Courthouse - Mold May or May Not Be Cause of Illness
Thu, Jan 30, 2003
Officials using neutralizer spray to clean air
By Julie Allison
The Morning News/NWAonline.net
ROGERS -- Peggy Butterbaugh has had pneumonia four times in 18 months, and
she spent 10 days in the hospital last year.
Butterbaugh, who works in the Carroll County clerk's office, is one of several
employees at the Carroll County Courthouse in Berryville who have suffered from
illnesses that could not be explained.
Frequent sinus infections and respiratory problems are among the ailments
that have led employees to wonder whether the building -- and its old air-conditioning
units -- are to blame.
On County Judge Ed Robertson's recommendation, Lisa Taylor, a county administrative
assistant, inspected the building's air-conditioning units, insulation, ductwork
Taylor, who said she has had more sinus infections in the two years she has
worked at the courthouse than in the past, found black specks on some bricks,
a tell-tale sign of mold growing in humid conditions.
Whether the mold is to blame for the health problems is still a question.
Butterbaugh, however, was off work for two weeks in September and experienced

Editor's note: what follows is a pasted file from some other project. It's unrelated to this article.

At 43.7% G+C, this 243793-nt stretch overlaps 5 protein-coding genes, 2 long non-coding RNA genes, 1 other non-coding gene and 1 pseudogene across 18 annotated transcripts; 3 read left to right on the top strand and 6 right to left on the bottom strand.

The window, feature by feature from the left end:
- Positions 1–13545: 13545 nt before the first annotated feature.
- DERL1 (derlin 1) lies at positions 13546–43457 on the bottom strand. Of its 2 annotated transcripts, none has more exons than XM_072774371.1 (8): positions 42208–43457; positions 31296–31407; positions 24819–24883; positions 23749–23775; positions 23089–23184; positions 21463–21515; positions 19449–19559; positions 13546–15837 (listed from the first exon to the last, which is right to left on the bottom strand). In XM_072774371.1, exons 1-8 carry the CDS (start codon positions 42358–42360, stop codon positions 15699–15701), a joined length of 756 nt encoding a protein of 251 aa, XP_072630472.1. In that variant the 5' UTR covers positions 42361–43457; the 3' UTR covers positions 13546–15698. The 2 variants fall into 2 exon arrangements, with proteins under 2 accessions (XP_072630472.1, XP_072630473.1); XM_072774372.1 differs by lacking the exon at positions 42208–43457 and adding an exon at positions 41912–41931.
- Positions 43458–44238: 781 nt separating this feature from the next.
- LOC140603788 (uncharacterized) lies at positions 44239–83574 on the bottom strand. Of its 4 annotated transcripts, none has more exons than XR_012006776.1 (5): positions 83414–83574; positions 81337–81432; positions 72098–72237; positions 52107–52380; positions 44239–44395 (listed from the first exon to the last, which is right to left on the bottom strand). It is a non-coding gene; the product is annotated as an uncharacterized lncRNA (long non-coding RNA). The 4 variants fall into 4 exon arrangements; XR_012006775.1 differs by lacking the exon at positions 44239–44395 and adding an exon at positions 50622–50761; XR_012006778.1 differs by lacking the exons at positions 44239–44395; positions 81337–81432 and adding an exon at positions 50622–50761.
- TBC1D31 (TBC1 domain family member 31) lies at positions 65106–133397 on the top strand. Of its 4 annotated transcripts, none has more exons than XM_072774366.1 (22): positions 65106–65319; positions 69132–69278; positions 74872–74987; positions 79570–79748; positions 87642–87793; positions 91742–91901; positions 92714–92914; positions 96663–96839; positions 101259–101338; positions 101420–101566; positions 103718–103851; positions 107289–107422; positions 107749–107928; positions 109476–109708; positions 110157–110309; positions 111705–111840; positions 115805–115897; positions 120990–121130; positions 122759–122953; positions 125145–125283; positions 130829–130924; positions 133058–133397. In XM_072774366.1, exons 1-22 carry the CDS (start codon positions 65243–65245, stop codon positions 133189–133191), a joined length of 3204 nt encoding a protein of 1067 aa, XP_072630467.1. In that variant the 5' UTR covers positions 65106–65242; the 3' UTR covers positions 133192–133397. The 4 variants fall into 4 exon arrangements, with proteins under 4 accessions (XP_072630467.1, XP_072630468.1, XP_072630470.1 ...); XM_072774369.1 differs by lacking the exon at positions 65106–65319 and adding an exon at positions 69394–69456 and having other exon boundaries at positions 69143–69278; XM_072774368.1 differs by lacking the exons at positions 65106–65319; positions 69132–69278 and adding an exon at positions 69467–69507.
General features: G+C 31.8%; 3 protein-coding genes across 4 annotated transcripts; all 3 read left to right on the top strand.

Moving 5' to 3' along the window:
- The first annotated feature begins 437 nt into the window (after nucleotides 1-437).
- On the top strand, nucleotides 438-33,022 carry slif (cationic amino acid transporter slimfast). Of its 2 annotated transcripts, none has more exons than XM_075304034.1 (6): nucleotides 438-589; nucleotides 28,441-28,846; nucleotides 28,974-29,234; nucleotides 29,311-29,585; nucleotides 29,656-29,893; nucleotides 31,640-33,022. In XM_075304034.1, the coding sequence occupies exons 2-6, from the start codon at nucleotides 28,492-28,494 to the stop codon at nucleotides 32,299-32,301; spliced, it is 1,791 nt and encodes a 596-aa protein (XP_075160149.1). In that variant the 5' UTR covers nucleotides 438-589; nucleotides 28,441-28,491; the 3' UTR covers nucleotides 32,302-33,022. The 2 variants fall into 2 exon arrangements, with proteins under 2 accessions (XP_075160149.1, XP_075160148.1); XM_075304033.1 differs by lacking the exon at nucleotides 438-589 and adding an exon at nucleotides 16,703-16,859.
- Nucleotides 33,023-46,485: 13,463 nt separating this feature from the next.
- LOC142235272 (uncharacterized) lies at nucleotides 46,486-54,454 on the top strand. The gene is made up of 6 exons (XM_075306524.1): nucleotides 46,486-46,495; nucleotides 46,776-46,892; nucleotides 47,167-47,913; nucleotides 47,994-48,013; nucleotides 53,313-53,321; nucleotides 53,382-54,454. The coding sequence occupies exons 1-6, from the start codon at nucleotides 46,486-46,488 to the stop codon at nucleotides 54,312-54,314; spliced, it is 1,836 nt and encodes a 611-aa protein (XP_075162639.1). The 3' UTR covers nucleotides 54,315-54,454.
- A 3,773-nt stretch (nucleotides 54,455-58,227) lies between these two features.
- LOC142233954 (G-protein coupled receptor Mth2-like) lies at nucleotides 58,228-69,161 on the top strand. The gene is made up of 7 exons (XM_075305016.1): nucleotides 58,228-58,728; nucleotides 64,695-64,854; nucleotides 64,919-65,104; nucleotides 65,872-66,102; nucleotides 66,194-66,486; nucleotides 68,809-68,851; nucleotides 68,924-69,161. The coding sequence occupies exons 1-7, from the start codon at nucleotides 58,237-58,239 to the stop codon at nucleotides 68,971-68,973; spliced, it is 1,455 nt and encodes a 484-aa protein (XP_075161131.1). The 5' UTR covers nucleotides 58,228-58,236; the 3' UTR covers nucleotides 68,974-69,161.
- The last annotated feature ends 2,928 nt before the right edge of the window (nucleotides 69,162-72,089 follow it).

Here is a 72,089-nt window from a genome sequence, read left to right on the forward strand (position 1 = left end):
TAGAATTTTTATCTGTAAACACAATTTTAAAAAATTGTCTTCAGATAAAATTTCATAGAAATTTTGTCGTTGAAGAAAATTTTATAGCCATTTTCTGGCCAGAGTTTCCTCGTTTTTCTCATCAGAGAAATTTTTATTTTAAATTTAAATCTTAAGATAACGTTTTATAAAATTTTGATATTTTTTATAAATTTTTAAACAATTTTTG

"Within 30 minutes (of coming back to work), I was sneezing and coughing.
Within six weeks, I had pneumonia," she said.
It is impossible to get rid of all mold and spores indoors, and inhaling or
touching them may cause allergic reactions in sensitive individuals, according
to the U.S. Environmental Protection Agency Web site.
If insulation gets wet -- which happened in the courthouse several years ago
-- mold thrives, Taylor said.
Most of the air-conditioning units are the original units installed in the
1940s or early 1950s. In 1975, the county bought the building at 210 W. Church
St. for use as a courthouse.
Robertson said mold in the units could be a problem, but neither he nor Taylor
will say the courthouse is making people sick.
"Some people have had some respiratory ailments, with some amount of
regularity," said Robertson. "We thought we should look around. But
then there's a lot more people who haven't (experienced) anything."
Robertson said it is probably a good idea to replace the old air-conditioning
"It's an old building. We're going to have some problems," said
Although the air in the courthouse has not been tested, Taylor said she contacted
Carlisle Consulting Inc., an industrial-hygiene consulting service in Harrison.
"They told me that all they could tell me was if we had mold. I already
knew that," Taylor said.
County officials chose not to hire the firm.
In the meantime, Taylor has been misting the rooms for about five minutes
daily with Expel Heavy Duty Neutralizer, a fogger that works as an odor neutralizer.
"It breaks down the particles in the air and makes it cleaner,"
At $350 for the chemicals and the fogger machine, Expel is cheaper than replacing
the air-conditioning units.
Taylor would not say Expel has eliminated the problem.
"In some cases, it has helped," she said.
"They have sprayed and you can tell a big difference. I have not had
to return to the doctor except for a checkup," she said.
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